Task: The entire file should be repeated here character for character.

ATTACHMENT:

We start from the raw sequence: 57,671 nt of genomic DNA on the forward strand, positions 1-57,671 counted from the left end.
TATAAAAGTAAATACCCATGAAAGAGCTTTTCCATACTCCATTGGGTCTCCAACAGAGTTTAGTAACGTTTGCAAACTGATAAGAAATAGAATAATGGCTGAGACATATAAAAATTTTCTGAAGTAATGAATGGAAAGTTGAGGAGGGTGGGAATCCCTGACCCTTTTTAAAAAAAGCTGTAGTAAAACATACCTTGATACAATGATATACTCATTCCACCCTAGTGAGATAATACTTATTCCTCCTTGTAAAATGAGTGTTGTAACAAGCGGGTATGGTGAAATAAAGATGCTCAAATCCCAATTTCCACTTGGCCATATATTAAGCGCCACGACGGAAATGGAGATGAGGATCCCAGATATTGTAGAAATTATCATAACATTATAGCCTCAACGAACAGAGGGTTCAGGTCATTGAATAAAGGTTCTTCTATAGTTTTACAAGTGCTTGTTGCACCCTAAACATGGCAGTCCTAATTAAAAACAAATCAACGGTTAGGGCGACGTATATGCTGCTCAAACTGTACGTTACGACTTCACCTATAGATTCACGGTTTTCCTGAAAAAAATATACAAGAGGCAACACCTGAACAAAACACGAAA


We start from the raw sequence: 57,671 nt of genomic DNA on the forward strand, positions 1-57,671 counted from the left end.
TATAAAAGTAAATACCCATGAAAGAGCTTTTCCATACTCCATTGGGTCTCCAACAGAGTTTAGTAACGTTTGCAAACTGATAAGAAATAGAATAATGGCTGAGACATATAAAAATTTTCTGAAGTAATGAATGGAAAGTTGAGGAGGGTGGGAATCCCTGACCCTTTTTAAAAAAAGCTGTAGTAAAACATACCTTGATACAATGATATACTCATTCCACCCTAGTGAGATAATACTTATTCCTCCTTGTAAAATGAGTGTTGTAACAAGCGGGTATGGTGAAATAAAGATGCTCAAATCCCAATTTCCACTTGGCCATATATTAAGCGCCACGACGGAAATGGAGATGAGGATCCCAGATATTGTAGAAATTATCATAACATTATAGCCTCAACGAACAGAGGGTTCAGGTCATTGAATAAAGGTTCTTCTATAGTTTTACAAGTGCTTGTTGCACCCTAAACATGGCAGTCCTAATTAAAAACAAATCAACGGTTAGGGCGACGTATATGCTGCTCAAACTGTACGTTACGACTTCACCTATAGATTCACGGTTTTCCTGAAAAAAATATACAAGAGGCAACACCTGAACAAAACACGAAA